- If you found the bird in a high-traffic area, move it to a nearby safe area under the cover of bushes. Don’t worry – Parents communicate with their young by a series of voice calls. As long as a fledgling is placed in its home territory, the parents will be able to locate it and move it to a safe location.
- At a distance, (indoors is best) watch continuously for one hour for the parents to return. If the parents don’t return, call your local wildlife rehabilitation center immediately.
If you find an injured or orphaned hummingbird on the ground, lift it along with the material it is sitting on, and place it on crumpled tissue in a shoebox with holes in the lid. Always use tissue or paper towels, NOT cloth—the bird’s feet may become entangled in the cloth.
Call your local wildlife rehabilitation center immediately. Hummingbirds will die within four hours if not fed. Hummingbird babies that are fed sugarwater or commercial hummingbird nectar for more than 24 hours may develop crippling deformities.
Never attempt to remove baby hummingbirds from their nest. Young hummingbirds secure themselves to the nest by weaving their tiny toes around the nest fabric. So firm is their hold, that if lifted from the nest, most often the legs are left behind.
It can be very difficult to tell if a baby jackrabbit is orphaned. Some facts to keep in mind about jackrabbit behavior:
* Jackrabbits are “precocial,” meaning they are born fully furred with their eyes open, and will start nibbling greens within a week.
* A baby jackrabbit is called a leveret. A leveret’s main defense when threatened is to freeze, which is often mistaken by people as being calm. The animal is not calm, it is terrified.
* The mother jackrabbit separates her litter for a better chance of some babies surviving.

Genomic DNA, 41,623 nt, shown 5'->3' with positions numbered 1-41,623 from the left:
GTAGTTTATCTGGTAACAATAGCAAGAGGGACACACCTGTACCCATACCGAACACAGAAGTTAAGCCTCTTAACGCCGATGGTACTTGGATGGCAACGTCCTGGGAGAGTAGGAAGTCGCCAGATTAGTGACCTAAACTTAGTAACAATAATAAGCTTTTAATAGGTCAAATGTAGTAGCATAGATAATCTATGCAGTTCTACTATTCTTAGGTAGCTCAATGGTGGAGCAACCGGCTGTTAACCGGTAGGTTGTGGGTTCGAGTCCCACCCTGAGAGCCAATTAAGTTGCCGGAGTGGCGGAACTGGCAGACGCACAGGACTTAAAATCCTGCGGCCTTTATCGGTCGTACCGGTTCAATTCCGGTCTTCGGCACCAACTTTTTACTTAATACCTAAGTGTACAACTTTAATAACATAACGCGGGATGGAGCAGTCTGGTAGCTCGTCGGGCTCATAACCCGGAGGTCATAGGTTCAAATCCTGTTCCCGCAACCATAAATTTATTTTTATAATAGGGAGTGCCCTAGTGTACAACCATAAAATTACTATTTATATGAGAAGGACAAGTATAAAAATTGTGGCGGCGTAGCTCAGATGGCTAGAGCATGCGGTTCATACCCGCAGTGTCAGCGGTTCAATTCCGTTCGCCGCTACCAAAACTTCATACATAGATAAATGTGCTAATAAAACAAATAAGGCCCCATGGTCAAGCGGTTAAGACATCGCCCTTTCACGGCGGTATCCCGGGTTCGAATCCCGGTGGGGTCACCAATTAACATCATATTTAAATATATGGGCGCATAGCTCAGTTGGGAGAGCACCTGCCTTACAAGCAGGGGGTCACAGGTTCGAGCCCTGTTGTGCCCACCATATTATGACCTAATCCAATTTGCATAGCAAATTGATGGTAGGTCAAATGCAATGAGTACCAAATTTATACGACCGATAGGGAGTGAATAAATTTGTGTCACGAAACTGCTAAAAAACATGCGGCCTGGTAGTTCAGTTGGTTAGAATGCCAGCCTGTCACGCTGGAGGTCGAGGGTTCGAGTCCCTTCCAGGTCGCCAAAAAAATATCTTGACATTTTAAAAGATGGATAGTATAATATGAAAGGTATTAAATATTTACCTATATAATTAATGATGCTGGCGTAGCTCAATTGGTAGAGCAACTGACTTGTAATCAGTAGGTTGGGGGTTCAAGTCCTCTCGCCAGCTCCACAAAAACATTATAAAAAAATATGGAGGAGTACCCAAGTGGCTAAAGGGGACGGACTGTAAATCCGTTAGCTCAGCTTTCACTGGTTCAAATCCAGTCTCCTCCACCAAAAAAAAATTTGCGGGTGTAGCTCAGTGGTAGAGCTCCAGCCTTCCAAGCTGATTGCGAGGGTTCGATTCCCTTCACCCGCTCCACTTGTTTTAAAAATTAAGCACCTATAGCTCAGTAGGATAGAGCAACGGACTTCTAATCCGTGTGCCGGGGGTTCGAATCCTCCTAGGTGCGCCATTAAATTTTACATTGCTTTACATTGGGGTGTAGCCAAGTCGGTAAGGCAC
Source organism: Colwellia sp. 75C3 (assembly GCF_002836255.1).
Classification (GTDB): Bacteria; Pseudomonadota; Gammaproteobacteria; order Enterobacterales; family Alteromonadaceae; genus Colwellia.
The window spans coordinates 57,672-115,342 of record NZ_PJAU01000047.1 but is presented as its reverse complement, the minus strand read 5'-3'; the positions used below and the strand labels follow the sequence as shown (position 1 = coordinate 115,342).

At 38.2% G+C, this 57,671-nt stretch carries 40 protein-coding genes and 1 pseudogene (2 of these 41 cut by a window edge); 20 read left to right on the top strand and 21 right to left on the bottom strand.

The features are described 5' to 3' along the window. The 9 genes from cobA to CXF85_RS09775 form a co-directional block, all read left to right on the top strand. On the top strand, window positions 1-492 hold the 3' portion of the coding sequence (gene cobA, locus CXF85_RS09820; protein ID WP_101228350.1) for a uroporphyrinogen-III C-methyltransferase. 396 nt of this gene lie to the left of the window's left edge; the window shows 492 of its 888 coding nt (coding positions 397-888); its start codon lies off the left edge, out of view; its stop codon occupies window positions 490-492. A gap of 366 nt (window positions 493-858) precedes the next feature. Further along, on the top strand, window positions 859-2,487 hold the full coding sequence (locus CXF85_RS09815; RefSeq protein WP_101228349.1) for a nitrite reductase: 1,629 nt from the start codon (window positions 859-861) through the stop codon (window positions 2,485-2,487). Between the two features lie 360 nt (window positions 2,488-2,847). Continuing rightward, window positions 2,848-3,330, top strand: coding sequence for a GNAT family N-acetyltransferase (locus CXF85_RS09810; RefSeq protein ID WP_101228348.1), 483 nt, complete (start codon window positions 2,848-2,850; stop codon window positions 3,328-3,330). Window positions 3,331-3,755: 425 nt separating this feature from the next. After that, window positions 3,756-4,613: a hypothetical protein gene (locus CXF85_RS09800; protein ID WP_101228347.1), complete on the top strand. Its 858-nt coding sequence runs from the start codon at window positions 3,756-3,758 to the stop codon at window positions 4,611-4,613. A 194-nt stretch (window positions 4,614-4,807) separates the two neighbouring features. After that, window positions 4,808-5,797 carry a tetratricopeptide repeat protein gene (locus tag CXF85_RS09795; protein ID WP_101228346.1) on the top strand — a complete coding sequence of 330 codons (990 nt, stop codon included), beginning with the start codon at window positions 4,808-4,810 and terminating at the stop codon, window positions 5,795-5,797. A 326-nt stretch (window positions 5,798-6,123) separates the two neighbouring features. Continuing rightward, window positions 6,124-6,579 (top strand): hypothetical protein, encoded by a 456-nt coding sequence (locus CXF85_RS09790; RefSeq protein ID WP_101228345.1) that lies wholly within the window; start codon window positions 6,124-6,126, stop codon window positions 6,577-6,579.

* There is no nest! Jackrabbit young will stay hidden in the grass, shrubs, or other ground-level growth where the mother leaves them.
* The mother only comes to feed the young two or three times a day. Otherwise, the young jackrabbits are left alone. Even if you are watching carefully, you may not see the mother jackrabbit return to her young. Do not assume the babies are orphaned simply because you do not see the mother!
* Leverets will wander a bit. When the mother returns to the area, she calls to her young and they come to nurse.
* Never try to feed a leveret, they have very delicate digestive systems.
* Jackrabbits are extremely high-stress animals; they can die from fear.
* Jackrabbits have very strong hind limbs and if restrained may kick out hard enough to break their own backs.
* The mother only comes to feed the young two or three times a day. Otherwise, the young fawns are left alone while their mother is out searching for food to make more milk. Even if you are watching carefully, you may not see the mother return to her young. Do not assume the baby(s) are orphaned simply because you do not see the mother! Fawns will wander a bit. When the mother returns to the area, she calls to her young and they come to nurse.